Scottish National Dictionary (1700–)

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TOD, n.1 Also toad, todd and dim. forms toddie, tody; toddo (Ork.). [tɔd, tod]

1. The fox (Sc. 1782 J. Sinclair Ob. Sc. Dial. 129). Gen.Sc., obsol. Hence tod-like. Sc. 1721  Ramsay Poems (S.T.S.) I. 109:
Had the Tod Worry'd my Lamb?
Sc. 1736  Ramsay Proverbs (1776) 69:
The tod ne'er sped better than when he gade his ain errand.
Ayr. 1783  Burns Death Poor Mailie 29–30:
O bid him save their harmless lives, Frae dogs, an' tods, an' butchers' knives.
Slk. 1813  Hogg Queen's Wake 69:
We raide the tod doune on the hill.
Sc. 1818  Scott H. Midlothian xx.:
There's mony a tod hunted that's no killed.
Ayr. 1822  Galt Sir A. Wylie xlviii.:
His tod-like inclination to other folk's cocks and hens.
Abd. 1871  W. Alexander Johnny Gibb xxxv.:
Fat's makin' sic a reerie amo' the stirks? Seerly the tod, or a set o' cairds.
Kcb. 1894  Crockett Raiders xxii.:
When a wife o' nineteen months rins like a tod frae her married husband.
Ags. 1915  V. Jacob Songs of Angus 21:
There's a tod aye berkin' when the nicht comes doon.
Bnff. 1949  Huntly Express (25 Feb.):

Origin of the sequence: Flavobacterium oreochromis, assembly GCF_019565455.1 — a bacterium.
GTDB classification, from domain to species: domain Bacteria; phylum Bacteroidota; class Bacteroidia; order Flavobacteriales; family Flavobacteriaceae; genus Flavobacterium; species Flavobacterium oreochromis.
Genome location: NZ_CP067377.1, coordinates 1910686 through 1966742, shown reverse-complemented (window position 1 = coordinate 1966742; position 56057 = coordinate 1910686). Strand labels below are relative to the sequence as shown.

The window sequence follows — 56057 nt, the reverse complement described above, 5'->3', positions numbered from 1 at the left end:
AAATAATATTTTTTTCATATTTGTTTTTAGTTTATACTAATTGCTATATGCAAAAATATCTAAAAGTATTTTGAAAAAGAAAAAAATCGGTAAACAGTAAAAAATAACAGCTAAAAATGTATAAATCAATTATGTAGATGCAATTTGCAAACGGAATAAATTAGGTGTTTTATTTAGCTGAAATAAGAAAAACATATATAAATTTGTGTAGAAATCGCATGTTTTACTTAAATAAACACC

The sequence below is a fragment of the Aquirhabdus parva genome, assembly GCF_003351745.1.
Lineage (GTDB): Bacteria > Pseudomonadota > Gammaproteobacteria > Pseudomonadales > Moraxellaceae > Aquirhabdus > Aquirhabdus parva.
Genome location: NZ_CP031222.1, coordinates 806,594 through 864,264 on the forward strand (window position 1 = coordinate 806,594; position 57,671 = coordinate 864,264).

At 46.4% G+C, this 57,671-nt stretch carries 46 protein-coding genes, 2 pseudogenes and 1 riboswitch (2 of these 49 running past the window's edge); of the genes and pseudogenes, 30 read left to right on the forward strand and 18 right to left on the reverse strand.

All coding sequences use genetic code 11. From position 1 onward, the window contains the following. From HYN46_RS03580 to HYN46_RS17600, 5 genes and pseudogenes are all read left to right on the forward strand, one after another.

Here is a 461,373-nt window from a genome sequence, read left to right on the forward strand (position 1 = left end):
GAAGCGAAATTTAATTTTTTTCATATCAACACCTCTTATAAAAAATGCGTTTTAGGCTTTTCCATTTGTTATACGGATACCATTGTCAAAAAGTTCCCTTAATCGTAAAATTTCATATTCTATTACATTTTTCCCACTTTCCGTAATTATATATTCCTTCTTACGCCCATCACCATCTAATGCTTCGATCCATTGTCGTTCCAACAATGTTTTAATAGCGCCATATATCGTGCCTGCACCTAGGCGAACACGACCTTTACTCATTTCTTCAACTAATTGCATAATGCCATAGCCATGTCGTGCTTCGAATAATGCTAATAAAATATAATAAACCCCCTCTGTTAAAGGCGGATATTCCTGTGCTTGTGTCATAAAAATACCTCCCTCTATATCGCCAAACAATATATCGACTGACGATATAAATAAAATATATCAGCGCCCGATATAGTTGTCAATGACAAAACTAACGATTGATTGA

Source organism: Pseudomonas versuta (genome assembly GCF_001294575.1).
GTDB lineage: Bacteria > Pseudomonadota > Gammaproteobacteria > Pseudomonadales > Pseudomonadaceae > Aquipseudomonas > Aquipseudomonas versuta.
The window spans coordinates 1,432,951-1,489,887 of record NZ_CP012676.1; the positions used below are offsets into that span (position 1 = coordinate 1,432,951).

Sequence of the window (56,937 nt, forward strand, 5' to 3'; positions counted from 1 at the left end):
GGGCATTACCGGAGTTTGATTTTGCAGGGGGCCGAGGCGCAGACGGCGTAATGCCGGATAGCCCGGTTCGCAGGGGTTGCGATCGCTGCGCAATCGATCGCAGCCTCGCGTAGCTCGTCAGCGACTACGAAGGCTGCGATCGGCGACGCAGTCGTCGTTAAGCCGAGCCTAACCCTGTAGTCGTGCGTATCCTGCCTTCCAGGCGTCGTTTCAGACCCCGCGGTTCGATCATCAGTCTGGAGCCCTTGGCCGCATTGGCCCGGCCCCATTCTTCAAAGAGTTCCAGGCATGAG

Any child of five in hill-foot districts like Glenrinnes, Glenbuchat or the Cabrach knows what a “tod” is.

2. Fig. applied to a person: a sly, cunning, untrustworthy character (Per., Edb., wm., sm.Sc. 1972). Slk. 1807  Hogg Mountain Bard 46:
But Harden was a weirdly man, A cunnin tod was he.
Ayr. 1822  Galt Entail xcviii.:
The ground of an action for damages against that tod o' a bodie Pitwinnoch.
Sc. 1824  Scott Redgauntlet Let. xi.:
A neighbour they caa'd Laurie Lapraik — a sly tod.
Sc. 1886  Stevenson Kidnapped vi.:
Take care of old tod; he means mischief.
Sc. 1924  Scots Mag. (Nov.) 101:
Yer men are stinkin' brocks, an' todds.
Edb. 1931  E. Albert Herrin' Jennie i. vi.:
The sly auld tod wadna hae tellt us, if Jeanie hadna let the cat oot o' the bag.